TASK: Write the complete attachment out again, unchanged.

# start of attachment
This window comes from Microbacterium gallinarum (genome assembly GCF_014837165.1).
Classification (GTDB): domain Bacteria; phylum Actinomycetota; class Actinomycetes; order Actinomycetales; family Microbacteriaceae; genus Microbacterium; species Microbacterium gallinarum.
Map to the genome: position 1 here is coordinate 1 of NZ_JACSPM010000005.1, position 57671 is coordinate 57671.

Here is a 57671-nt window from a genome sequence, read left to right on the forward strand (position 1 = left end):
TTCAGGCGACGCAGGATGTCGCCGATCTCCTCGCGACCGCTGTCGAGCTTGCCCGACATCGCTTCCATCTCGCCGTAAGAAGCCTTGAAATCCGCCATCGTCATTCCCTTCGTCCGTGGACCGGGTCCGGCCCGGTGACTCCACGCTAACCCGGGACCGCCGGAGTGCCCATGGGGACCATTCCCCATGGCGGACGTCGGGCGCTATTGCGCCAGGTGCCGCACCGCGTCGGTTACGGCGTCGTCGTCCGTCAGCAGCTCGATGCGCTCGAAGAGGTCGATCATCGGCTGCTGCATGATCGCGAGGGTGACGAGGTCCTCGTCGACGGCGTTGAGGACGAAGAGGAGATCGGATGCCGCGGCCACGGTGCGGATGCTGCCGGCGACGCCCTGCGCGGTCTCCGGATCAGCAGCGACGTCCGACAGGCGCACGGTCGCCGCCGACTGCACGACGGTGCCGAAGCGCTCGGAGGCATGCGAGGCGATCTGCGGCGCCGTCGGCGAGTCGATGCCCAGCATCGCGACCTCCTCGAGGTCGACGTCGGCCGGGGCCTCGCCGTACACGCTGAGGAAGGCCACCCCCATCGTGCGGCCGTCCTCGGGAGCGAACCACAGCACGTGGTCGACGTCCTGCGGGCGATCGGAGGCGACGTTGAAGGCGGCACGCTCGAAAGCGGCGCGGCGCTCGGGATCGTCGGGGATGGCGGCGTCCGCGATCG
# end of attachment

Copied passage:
This window comes from Microbacterium gallinarum (genome assembly GCF_014837165.1).
Classification (GTDB): domain Bacteria; phylum Actinomycetota; class Actinomycetes; order Actinomycetales; family Microbacteriaceae; genus Microbacterium; species Microbacterium gallinarum.
Map to the genome: position 1 here is coordinate 1 of NZ_JACSPM010000005.1, position 57671 is coordinate 57671.

Here is a 57671-nt window from a genome sequence, read left to right on the forward strand (position 1 = left end):
TTCAGGCGACGCAGGATGTCGCCGATCTCCTCGCGACCGCTGTCGAGCTTGCCCGACATCGCTTCCATCTCGCCGTAAGAAGCCTTGAAATCCGCCATCGTCATTCCCTTCGTCCGTGGACCGGGTCCGGCCCGGTGACTCCACGCTAACCCGGGACCGCCGGAGTGCCCATGGGGACCATTCCCCATGGCGGACGTCGGGCGCTATTGCGCCAGGTGCCGCACCGCGTCGGTTACGGCGTCGTCGTCCGTCAGCAGCTCGATGCGCTCGAAGAGGTCGATCATCGGCTGCTGCATGATCGCGAGGGTGACGAGGTCCTCGTCGACGGCGTTGAGGACGAAGAGGAGATCGGATGCCGCGGCCACGGTGCGGATGCTGCCGGCGACGCCCTGCGCGGTCTCCGGATCAGCAGCGACGTCCGACAGGCGCACGGTCGCCGCCGACTGCACGACGGTGCCGAAGCGCTCGGAGGCATGCGAGGCGATCTGCGGCGCCGTCGGCGAGTCGATGCCCAGCATCGCGACCTCCTCGAGGTCGACGTCGGCCGGGGCCTCGCCGTACACGCTGAGGAAGGCCACCCCCATCGTGCGGCCGTCCTCGGGAGCGAACCACAGCACGTGGTCGACGTCCTGCGGGCGATCGGAGGCGACGTTGAAGGCGGCACGCTCGAAAGCGGCGCGGCGCTCGGGATCGTCGGGGATGGCGGCGTCCGCGATCG